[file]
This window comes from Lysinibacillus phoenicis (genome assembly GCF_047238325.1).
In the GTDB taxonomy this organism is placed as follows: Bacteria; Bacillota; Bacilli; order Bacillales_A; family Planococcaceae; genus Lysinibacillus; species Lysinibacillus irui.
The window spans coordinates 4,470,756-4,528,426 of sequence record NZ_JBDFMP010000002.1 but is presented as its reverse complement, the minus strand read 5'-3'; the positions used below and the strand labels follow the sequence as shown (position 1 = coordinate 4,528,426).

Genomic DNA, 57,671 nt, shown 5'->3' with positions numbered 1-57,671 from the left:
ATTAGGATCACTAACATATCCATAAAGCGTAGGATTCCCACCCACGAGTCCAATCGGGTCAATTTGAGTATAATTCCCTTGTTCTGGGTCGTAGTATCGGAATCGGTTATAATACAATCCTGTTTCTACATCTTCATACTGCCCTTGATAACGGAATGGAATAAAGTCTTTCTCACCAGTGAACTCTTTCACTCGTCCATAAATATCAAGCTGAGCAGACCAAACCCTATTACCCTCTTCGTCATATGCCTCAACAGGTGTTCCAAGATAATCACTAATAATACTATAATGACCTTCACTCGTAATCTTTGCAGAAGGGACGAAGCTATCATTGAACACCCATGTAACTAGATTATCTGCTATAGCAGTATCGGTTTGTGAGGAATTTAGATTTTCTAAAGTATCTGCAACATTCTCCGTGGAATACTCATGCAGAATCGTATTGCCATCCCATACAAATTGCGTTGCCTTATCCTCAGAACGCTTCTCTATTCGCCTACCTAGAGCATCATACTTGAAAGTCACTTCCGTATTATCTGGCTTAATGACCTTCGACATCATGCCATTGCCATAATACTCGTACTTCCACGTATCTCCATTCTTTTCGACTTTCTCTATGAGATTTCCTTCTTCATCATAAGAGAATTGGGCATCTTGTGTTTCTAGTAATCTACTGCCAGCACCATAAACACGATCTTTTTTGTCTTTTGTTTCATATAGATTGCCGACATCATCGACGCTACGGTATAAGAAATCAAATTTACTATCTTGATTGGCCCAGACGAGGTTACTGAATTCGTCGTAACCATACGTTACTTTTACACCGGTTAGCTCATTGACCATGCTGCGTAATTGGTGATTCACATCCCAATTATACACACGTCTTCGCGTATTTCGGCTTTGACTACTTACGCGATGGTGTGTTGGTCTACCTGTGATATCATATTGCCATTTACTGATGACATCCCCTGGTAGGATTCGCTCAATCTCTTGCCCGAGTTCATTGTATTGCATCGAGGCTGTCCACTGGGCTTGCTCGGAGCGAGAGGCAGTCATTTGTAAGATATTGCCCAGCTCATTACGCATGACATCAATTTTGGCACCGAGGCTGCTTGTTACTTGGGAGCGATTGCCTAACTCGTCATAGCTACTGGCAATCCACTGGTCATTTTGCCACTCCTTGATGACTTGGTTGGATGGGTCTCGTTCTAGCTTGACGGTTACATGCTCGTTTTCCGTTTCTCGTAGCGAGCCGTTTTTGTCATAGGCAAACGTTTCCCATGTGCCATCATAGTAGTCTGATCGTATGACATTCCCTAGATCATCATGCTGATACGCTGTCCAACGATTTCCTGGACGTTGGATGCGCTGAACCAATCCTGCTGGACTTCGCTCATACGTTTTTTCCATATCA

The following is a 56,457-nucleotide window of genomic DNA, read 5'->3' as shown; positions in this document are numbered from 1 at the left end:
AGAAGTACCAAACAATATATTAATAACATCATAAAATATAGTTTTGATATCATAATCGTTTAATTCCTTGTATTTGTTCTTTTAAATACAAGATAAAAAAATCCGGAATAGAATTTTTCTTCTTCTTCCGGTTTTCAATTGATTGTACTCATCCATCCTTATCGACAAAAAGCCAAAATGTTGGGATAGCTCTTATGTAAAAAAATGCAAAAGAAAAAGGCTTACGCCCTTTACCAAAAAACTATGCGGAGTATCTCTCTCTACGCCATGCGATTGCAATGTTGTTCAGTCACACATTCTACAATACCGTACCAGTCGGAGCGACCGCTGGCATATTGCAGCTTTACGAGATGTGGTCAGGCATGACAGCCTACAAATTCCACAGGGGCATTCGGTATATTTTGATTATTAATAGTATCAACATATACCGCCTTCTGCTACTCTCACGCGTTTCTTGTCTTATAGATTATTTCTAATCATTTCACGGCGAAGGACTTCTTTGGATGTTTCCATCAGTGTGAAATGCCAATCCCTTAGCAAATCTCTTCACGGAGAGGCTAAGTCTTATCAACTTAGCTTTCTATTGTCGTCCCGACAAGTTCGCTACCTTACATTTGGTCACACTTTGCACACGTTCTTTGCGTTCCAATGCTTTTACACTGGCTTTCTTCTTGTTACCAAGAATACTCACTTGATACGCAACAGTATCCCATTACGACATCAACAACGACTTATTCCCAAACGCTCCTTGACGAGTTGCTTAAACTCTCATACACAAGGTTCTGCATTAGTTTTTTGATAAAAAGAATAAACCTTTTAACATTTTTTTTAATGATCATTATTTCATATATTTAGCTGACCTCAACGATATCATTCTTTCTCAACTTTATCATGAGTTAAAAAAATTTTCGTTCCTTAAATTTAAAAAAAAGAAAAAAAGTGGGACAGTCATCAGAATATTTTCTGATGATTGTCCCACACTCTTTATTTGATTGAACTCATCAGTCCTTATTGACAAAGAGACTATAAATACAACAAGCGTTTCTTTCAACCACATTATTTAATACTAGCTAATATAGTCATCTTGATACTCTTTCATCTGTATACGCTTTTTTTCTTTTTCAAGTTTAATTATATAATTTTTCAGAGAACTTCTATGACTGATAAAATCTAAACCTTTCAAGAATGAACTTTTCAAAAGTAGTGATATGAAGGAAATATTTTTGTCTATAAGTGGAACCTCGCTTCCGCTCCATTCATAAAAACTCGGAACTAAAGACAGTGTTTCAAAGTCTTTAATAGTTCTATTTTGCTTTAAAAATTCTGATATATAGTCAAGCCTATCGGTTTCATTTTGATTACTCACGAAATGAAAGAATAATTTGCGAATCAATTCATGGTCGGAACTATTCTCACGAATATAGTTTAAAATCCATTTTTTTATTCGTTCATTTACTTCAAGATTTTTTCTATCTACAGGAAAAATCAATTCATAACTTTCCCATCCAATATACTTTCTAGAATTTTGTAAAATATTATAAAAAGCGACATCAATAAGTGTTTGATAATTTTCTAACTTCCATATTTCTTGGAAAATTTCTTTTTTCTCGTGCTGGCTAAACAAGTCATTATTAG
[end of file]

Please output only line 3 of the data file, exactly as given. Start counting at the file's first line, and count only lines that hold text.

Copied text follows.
The window spans coordinates 4,470,756-4,528,426 of sequence record NZ_JBDFMP010000002.1 but is presented as its reverse complement, the minus strand read 5'-3'; the positions used below and the strand labels follow the sequence as shown (position 1 = coordinate 4,528,426).